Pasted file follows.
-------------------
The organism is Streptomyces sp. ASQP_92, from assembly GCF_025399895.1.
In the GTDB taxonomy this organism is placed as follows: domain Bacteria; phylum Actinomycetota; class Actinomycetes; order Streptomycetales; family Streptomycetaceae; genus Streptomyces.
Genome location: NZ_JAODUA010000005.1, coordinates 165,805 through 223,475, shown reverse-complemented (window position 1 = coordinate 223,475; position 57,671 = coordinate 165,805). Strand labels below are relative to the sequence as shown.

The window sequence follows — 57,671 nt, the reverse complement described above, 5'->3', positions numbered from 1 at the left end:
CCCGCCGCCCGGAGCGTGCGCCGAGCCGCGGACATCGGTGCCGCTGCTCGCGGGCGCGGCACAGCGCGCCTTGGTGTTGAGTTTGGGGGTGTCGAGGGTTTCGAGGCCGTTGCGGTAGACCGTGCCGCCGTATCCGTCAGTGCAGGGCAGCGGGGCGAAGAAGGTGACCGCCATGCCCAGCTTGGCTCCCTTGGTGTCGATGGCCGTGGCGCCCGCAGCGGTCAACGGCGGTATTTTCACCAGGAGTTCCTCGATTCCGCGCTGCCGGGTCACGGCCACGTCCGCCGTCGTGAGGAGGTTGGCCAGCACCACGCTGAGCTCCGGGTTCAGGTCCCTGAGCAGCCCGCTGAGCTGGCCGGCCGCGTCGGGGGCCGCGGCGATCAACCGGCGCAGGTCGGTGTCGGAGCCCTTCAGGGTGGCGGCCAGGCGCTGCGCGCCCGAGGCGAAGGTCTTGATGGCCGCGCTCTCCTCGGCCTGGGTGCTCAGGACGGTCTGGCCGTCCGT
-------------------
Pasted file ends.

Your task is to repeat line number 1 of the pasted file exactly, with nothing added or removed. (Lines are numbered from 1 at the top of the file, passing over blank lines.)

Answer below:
The organism is Streptomyces sp. ASQP_92, from assembly GCF_025399895.1.